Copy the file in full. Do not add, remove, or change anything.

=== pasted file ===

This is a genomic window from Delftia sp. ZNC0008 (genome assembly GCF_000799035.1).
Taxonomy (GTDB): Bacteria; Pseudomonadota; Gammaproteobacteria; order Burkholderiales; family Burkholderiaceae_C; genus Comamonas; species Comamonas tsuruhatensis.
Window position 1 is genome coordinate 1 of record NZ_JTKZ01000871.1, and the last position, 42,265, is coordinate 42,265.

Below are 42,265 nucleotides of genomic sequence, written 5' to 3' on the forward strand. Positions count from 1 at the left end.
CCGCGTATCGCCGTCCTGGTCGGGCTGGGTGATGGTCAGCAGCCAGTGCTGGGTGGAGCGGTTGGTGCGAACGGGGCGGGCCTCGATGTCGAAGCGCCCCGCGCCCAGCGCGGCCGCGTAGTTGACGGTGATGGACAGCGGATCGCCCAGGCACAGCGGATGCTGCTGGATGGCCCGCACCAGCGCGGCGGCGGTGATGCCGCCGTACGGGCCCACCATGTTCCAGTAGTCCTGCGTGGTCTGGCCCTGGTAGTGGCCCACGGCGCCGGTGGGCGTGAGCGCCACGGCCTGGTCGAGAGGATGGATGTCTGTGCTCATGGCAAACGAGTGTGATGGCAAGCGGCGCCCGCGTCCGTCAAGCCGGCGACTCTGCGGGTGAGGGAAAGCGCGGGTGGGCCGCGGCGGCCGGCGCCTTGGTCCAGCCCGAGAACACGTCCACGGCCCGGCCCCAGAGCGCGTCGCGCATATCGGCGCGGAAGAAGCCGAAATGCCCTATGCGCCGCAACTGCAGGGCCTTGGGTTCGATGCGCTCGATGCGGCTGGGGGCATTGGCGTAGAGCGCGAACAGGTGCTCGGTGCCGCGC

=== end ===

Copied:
This is a genomic window from Delftia sp. ZNC0008 (genome assembly GCF_000799035.1).
Taxonomy (GTDB): Bacteria; Pseudomonadota; Gammaproteobacteria; order Burkholderiales; family Burkholderiaceae_C; genus Comamonas; species Comamonas tsuruhatensis.
Window position 1 is genome coordinate 1 of record NZ_JTKZ01000871.1, and the last position, 42,265, is coordinate 42,265.

Below are 42,265 nucleotides of genomic sequence, written 5' to 3' on the forward strand. Positions count from 1 at the left end.
CCGCGTATCGCCGTCCTGGTCGGGCTGGGTGATGGTCAGCAGCCAGTGCTGGGTGGAGCGGTTGGTGCGAACGGGGCGGGCCTCGATGTCGAAGCGCCCCGCGCCCAGCGCGGCCGCGTAGTTGACGGTGATGGACAGCGGATCGCCCAGGCACAGCGGATGCTGCTGGATGGCCCGCACCAGCGCGGCGGCGGTGATGCCGCCGTACGGGCCCACCATGTTCCAGTAGTCCTGCGTGGTCTGGCCCTGGTAGTGGCCCACGGCGCCGGTGGGCGTGAGCGCCACGGCCTGGTCGAGAGGATGGATGTCTGTGCTCATGGCAAACGAGTGTGATGGCAAGCGGCGCCCGCGTCCGTCAAGCCGGCGACTCTGCGGGTGAGGGAAAGCGCGGGTGGGCCGCGGCGGCCGGCGCCTTGGTCCAGCCCGAGAACACGTCCACGGCCCGGCCCCAGAGCGCGTCGCGCATATCGGCGCGGAAGAAGCCGAAATGCCCTATGCGCCGCAACTGCAGGGCCTTGGGTTCGATGCGCTCGATGCGGCTGGGGGCATTGGCGTAGAGCGCGAACAGGTGCTCGGTGCCGCGC